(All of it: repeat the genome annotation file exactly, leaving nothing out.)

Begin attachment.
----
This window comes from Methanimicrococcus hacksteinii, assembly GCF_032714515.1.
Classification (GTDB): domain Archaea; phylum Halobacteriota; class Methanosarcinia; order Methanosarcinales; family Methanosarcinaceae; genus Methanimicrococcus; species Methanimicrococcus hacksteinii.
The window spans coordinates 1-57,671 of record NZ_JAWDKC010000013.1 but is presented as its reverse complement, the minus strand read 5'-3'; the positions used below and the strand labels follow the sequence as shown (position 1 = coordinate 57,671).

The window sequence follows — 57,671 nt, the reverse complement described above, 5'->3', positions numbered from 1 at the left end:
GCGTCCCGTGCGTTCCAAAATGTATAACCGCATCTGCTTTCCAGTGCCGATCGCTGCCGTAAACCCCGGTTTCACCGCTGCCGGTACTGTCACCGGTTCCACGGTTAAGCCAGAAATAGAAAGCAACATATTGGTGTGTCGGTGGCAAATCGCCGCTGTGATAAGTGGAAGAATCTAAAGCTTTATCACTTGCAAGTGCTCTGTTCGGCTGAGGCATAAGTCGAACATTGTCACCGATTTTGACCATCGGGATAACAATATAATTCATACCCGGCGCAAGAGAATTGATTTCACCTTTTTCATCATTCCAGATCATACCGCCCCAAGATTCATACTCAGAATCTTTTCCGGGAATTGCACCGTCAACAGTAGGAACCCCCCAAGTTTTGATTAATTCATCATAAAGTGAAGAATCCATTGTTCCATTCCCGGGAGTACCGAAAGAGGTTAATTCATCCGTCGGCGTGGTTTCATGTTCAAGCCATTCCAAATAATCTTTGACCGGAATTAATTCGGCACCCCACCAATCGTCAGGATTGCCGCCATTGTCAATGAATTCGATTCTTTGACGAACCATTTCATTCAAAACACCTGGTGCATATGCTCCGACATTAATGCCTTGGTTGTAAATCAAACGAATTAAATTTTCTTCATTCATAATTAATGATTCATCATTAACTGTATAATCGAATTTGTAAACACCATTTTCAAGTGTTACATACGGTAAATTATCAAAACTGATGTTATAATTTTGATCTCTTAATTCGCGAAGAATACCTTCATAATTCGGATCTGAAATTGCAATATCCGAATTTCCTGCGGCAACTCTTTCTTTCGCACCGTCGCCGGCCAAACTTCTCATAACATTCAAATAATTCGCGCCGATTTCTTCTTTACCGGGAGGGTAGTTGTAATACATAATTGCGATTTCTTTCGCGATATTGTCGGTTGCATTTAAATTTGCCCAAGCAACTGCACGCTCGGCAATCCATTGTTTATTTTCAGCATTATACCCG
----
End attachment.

This window comes from Methanimicrococcus hacksteinii, assembly GCF_032714515.1.
Classification (GTDB): domain Archaea; phylum Halobacteriota; class Methanosarcinia; order Methanosarcinales; family Methanosarcinaceae; genus Methanimicrococcus; species Methanimicrococcus hacksteinii.
The window spans coordinates 1-57,671 of record NZ_JAWDKC010000013.1 but is presented as its reverse complement, the minus strand read 5'-3'; the positions used below and the strand labels follow the sequence as shown (position 1 = coordinate 57,671).

The window sequence follows — 57,671 nt, the reverse complement described above, 5'->3', positions numbered from 1 at the left end:
GCGTCCCGTGCGTTCCAAAATGTATAACCGCATCTGCTTTCCAGTGCCGATCGCTGCCGTAAACCCCGGTTTCACCGCTGCCGGTACTGTCACCGGTTCCACGGTTAAGCCAGAAATAGAAAGCAACATATTGGTGTGTCGGTGGCAAATCGCCGCTGTGATAAGTGGAAGAATCTAAAGCTTTATCACTTGCAAGTGCTCTGTTCGGCTGAGGCATAAGTCGAACATTGTCACCGATTTTGACCATCGGGATAACAATATAATTCATACCCGGCGCAAGAGAATTGATTTCACCTTTTTCATCATTCCAGATCATACCGCCCCAAGATTCATACTCAGAATCTTTTCCGGGAATTGCACCGTCAACAGTAGGAACCCCCCAAGTTTTGATTAATTCATCATAAAGTGAAGAATCCATTGTTCCATTCCCGGGAGTACCGAAAGAGGTTAATTCATCCGTCGGCGTGGTTTCATGTTCAAGCCATTCCAAATAATCTTTGACCGGAATTAATTCGGCACCCCACCAATCGTCAGGATTGCCGCCATTGTCAATGAATTCGATTCTTTGACGAACCATTTCATTCAAAACACCTGGTGCATATGCTCCGACATTAATGCCTTGGTTGTAAATCAAACGAATTAAATTTTCTTCATTCATAATTAATGATTCATCATTAACTGTATAATCGAATTTGTAAACACCATTTTCAAGTGTTACATACGGTAAATTATCAAAACTGATGTTATAATTTTGATCTCTTAATTCGCGAAGAATACCTTCATAATTCGGATCTGAAATTGCAATATCCGAATTTCCTGCGGCAACTCTTTCTTTCGCACCGTCGCCGGCCAAACTTCTCATAACATTCAAATAATTCGCGCCGATTTCTTCTTTACCGGGAGGGTAGTTGTAATACATAATTGCGATTTCTTTCGCGATATTGTCGGTTGCATTTAAATTTGCCCAAGCAACTGCACGCTCGGCAATCCATTGTTTATTTTCAGCATTATACCCG